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Archive for February, 2015

Clear communication is difficult, and when it’s concerning a difficult subject that people have strong feelings about, then it can become nearly impossible. People start trying to shut each other up. At the tower of Babel, God divided man’s one original language into several (Genesis 11:1-9). It seems a strange thing for God to have done, but language barriers have made it more difficult for dictators to control the world’s population (ref. The Tower Code, my post of Oct. 12, 2014).

For us to have a real understanding of one another, and of God, we must have freedom of speech, even if we must begin with different languages. The first amendment to the U.S. Constitution recognizes the necessity of the freedoms of Religion, Speech, Press, Peaceable Assembly, and Petition. Without these things, there is no forum for reason, but only for fear and war. Yet today, all around the world by use of force and intimidation, terrorists seek to suppress basic human rights and freedoms.

If they could do so, by deception, violence, or whatever means, terrorists and dictators would silence all testimony of Jesus Christ. That will be a priority for Antichrist when he rises to power. Regardless of their claims, those who silence others by force are not following God’s example. Love and understanding cannot find full expression without freedom. These are things that God seeks to teach us that cannot simply be forced upon intelligent beings.

Man doesn’t want to play by the same rules, however. One of the most deceptive effects of man’s interpretations of good and evil (Genesis 3:1-13), is that we mistakenly come to believe we can readily distinguish between the two. In reality, only God can clearly do so. Evil often does not recognize itself as evil, and the only hope for its enlightenment is God, therefore God seeks depth of communication, and the freedom to reason (Isaiah 1:18) with man. The living God seeks to reveal himself to a lost world, while the world endeavors to shroud that revelation in secret.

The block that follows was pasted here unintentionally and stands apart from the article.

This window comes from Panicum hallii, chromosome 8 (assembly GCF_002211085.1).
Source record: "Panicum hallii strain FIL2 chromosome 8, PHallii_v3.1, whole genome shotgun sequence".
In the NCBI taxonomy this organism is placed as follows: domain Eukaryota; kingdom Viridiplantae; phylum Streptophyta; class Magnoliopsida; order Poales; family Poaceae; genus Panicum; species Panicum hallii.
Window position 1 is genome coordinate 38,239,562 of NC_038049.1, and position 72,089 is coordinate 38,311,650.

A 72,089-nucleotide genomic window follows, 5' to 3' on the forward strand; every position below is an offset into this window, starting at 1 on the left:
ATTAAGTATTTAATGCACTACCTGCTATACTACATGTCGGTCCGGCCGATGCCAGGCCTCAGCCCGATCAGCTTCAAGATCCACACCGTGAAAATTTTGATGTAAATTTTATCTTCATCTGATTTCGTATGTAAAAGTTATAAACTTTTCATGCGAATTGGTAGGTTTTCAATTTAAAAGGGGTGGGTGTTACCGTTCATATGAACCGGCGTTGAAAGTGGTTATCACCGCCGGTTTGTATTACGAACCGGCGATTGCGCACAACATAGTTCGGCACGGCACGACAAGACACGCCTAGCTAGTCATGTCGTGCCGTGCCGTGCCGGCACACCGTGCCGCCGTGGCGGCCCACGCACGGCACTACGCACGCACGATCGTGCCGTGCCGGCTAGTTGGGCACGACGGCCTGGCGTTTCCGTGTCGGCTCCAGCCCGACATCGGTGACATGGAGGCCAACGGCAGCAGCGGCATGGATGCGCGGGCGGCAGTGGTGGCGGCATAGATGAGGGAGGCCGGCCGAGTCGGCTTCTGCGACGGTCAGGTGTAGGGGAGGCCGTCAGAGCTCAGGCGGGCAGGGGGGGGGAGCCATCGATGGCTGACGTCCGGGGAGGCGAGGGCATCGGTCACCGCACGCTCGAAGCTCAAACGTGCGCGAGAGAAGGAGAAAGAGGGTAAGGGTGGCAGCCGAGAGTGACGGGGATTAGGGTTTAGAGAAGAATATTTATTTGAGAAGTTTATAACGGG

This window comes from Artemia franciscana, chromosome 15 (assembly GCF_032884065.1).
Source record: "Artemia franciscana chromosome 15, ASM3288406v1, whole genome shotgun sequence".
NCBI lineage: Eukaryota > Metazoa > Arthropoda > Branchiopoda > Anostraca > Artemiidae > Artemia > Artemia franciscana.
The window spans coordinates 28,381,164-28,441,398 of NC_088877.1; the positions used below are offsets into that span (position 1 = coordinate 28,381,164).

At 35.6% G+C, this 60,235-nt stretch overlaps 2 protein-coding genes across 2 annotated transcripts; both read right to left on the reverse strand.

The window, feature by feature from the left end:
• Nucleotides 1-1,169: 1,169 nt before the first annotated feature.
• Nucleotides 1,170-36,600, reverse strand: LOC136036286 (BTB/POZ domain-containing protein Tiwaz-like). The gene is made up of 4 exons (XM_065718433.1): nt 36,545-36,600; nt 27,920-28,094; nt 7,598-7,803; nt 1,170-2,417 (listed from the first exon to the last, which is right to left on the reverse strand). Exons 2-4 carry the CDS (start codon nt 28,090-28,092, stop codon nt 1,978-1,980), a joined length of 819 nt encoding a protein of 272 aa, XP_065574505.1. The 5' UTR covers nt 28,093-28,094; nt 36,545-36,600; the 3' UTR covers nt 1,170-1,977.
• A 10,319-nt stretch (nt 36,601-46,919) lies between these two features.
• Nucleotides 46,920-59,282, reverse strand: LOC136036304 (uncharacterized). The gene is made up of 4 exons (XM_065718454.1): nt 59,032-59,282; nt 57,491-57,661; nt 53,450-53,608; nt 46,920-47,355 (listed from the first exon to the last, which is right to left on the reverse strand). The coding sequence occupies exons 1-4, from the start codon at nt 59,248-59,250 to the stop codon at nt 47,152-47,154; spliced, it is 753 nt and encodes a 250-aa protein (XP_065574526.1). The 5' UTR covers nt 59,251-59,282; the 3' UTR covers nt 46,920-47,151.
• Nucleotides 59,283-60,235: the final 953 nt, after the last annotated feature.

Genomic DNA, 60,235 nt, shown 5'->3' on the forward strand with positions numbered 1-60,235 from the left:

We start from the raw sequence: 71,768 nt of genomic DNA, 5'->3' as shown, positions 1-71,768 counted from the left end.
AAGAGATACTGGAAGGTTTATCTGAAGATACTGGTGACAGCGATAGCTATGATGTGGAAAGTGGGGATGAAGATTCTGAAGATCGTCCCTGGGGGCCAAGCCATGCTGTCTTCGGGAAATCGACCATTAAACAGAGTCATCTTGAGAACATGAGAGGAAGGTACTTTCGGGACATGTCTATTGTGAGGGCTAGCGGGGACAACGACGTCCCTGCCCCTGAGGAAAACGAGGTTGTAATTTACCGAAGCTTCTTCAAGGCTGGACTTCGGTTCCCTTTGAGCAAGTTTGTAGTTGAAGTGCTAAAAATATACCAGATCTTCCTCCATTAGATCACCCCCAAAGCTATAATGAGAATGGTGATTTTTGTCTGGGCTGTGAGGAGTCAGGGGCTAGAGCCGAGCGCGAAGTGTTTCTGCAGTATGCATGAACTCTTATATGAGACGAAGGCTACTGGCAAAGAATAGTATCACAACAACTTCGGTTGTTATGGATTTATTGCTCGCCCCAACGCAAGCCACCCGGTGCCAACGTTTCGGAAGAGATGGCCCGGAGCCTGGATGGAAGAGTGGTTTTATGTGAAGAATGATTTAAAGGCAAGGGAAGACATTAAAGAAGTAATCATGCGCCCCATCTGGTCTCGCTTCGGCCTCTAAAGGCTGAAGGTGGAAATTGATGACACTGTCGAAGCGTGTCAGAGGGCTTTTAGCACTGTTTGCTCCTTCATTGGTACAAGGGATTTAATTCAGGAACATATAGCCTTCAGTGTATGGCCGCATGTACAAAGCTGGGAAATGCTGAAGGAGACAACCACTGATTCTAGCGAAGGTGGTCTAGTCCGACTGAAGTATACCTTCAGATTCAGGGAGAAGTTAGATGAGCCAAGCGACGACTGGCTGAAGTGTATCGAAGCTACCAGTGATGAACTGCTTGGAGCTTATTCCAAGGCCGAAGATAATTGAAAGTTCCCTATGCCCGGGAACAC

Because of the confusion of languages at the tower of Babel, and due to the fact that languages evolve, as well as devolve, there is much confusion over the identity of God. What is his name, and what is his son’s name, if you can tell (Proverbs 30:4)? What if God were to visit the earth as a man (ref. “Immanuel,” Isaiah 7:14, & 9:6)? What if he told us his name beforehand, but over time it became confused?

My mention of the name of Jesus isn’t intended to offend anyone, but is an attempt to offer a helpful line of reason. In prophecy, the name “Jesus” is associated with “the righteous Branch,” (ref. Septuagint translation, Zechariah 6:11-12). Where does a branch grow? What if the world didn’t recognize God, and we killed him by nailing him to a tree.(Psalm 22:13-31, Isaiah 53)?

God, in the form of a man, didn’t have to turn the other cheek to man of course, but that’s what the Old Testament predicted would happen, and history records its fulfillment. Information on the fulfillment of these prophecies by Jesus is primarily recorded in the New Testament, but also in other religious writings of the era, as well as in a few secular records.

Mostly in the corrupted form of myths, much of the ancient world remembered the promise of God to send a deliverer. Most of the world did not, and does not however, accept that Jesus is that deliverer. Connected with a prophecy in Amos 6:10 (RSV), is the statement, “Hush (Shhh)! We must not mention the name of the Lord.” I don’t fully understand that particular prophecy, but it seems to me to contain an allusion to the Jewish practice of not speaking the personal name of God (YHWH) aloud, but saying “Lord” (Adonai) instead. My post, “Yud Heh Vav Heh, The Secret of YHWH,” in my November 2011 archives, is very important to the understanding of this present post, as well as those intended to follow.

In some areas of the world today, just as in the days of Rome (Revelation 6:9-11), Christians may be beheaded for confessing the name of Jesus. In the academic world, you might only encounter ridicule and censorship. “Shame,” is a Hebrew word that means “name,” but it’s ridiculous for the world to be ashamed of Jesus. That is like being ashamed of love, or of good behavior.

Relating to God, and to life, there is more confusion to be found in the present babble of propaganda and opinion, than in the multitude of languages. In the interest of freewill (Luke 2:25-35), God is allowing “the thoughts of many hearts to be revealed,” but someday, God will speak again. The thoughts that we dwell upon, other thoughts that we suppress, the words that we speak, and all our actions, have consequences. Whether for better, or for the worse, these things change the world that we live in. Many of these things serve to shroud the truth in mystery.

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